Metal interconnects and features are a critical component of modern silicon circuits. In space, NASA and other space agencies have prototyped new ion engine technologies which promise more affordable and faster propulsion to distant targets. What both technologies have in common is the need to create ions to drive their key processes.
Researchers at the U.S. Department of Energy Lawrence Berkley National Laboratory have devised an improved method to produce more metal ions, allowing it to create better circuits, and unlock other applications.
Metal ion creation in the semiconductor industry relies on a technique called sputtering. Traditional sputtering relies on a gas such as argon being heated to plasma and then contained by a magnetic field between a layer of metal and a target circuit. The plasma knocks metal ions off the metal source, creating a current of metal ions which flows towards the circuit, depositing metal on the disk.
High Power Impulse Magnetron Sputtering (HIPIMS) was invented in the 1990s as a means of improving this process. It uses a more powerful magnetic field to accelerate the plasma to higher speeds and to allow some metal ions to return to the metal source, knocking off more metal ions in a chain reaction of sorts. They key limitation to this process was power. More power means better performance, but in commercial semiconductor production typically only 1 kW magnets can be used, and they require water cooling. The result is a sputtering process that is not self-sustaining, though it last slightly longer.
Researchers at LBNL believe they have created the world's first self-sustained sputtering process. Their key is to use high power impulses, rather than a steady higher current, which could melt the magnet.
Andre Anders, a senior scientist in Berkeley Lab’s Accelerator and Fusion Research Division, describes, "Three quantities determine the self-sputtering threshold. One is the probability that a sputtered atom gets ionized. Another is the probability that the new ion returns to the target. Finally, there’s the actual yield of atoms from self-sputtering. Multiply these together and you get the self-sputtering parameter, which is symbolized by the Greek letter pi. When pi equals unity, you reach a new steady state (provided) that the power supply can keep up. We use a special power supply, up to 500 kilowatts peak power. If the system wants power, we give it power!"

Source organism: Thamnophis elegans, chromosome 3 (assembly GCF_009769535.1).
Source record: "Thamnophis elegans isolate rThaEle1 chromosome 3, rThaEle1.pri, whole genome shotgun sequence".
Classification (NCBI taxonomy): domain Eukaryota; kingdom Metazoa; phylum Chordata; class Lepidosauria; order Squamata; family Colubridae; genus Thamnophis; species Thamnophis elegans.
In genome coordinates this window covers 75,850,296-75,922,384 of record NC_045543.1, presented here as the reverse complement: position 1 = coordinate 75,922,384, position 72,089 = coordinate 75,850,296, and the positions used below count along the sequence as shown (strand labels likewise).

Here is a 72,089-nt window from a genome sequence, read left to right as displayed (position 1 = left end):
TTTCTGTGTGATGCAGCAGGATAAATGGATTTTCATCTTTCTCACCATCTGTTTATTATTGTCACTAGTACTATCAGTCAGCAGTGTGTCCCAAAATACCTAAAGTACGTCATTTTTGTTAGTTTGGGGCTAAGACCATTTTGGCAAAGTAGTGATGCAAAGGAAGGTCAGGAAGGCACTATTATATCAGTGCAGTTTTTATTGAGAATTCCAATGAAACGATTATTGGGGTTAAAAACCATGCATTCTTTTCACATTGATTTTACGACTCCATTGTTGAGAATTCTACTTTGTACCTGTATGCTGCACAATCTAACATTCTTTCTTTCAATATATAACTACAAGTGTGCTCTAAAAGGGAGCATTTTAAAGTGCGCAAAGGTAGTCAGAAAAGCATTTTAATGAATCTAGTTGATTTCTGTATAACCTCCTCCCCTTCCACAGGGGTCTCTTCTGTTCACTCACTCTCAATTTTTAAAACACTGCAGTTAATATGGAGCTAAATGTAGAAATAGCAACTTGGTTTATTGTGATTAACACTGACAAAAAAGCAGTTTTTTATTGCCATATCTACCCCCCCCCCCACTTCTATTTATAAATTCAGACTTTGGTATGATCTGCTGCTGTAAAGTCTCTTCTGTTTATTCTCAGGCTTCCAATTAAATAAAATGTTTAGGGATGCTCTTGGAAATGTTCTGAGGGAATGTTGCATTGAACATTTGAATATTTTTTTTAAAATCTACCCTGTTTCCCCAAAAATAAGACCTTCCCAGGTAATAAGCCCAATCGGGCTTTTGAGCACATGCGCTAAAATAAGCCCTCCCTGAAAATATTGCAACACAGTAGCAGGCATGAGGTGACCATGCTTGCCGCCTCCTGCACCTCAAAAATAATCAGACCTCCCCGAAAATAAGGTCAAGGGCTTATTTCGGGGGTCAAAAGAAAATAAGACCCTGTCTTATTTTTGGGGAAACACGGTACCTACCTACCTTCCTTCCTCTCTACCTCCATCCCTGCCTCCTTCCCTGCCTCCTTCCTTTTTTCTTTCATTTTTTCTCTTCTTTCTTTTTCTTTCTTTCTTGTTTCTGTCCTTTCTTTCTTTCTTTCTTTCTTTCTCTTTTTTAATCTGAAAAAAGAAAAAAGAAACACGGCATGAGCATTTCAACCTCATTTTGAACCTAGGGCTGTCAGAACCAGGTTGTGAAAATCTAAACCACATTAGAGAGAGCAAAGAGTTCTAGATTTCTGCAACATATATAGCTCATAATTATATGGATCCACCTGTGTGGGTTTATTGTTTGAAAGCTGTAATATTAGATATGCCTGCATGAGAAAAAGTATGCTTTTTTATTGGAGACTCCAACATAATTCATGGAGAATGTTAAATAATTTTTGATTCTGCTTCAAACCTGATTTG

The process is also unique in that the power is high enough that it can create a thick plasma of pure metal ions, eliminating the need for argon or other gases in the sputtering process. The result high power continuous sputter has many benefits including cost cuts in chemicals, better circuits, and less mechanical parts (by removing the need for gas injection).
For very small circuits, that will soon arise as die shrinks continue, depositing metal using previous methods might be infeasible as they leave regular voids that on a nanoscale could break connections. With the new approach, the thicker metal ion plasma yields in essence void less deposition, allowing for nanoscale designs with excellent electrical character.
Another potential use of the new sputterer is in spacecraft. Bottles of gas or liquids are bulky and ultimately increase weight by requiring more metal to enclose their greater volume. A metal ion source, using the new method would be self sustaining and much more compact, lowering the weight and cost of launch for ion engine powered spacecraft.
The method also works in a vacuum, so it could also be used for metal ion sputtering in spacing, aiding orbiting construction platforms one day. The method could also be applied on Earth to allow for the first ever successful sputtering of niobium, a tough metal to sputter. This would allow for superconducting cavities of future particle accelerators to be coated with this metal for improved performance, unlock a plethora of new research possibilities.
In short, the new self-sustained sputtering method is a breakthrough which will help advance a number of fields, and if properly implemented, should become an integral technical advance of the new century.
quote: As for fission powered spacecrafts. It would probably work, but it's something of a red hot potato, people may not be too keen on touching it.
quote: Doing it on an autonomous spacecraft [with] no humans around to monitor or maintain anything for years or even decades is a whole other matter
quote: Even a 1970s-era nuclear reactor doesn't require a large amount of human oversight, except for operations like refueling. With new advanced reactor designs and, even more importantly, advances in computer monitoring, there really isn't any need for humans in the loop at all.
quote: Furthermore, I'm not sure why you're assuming an unmanned flight in the first place. We can already build deep-space probes using ultra slow Hohmann transfers and gravity slings...you need nuclear propulsion for fast manned missions.
quote: Unmanned [missions] will also need to be nuclear powered if we don't want to wait decades or even centuries for a probe to get anywhere.
quote: In space, computers can fail(even permanently due to radiation)
quote: Sounds like you're admitting the need for nuclear propulsion.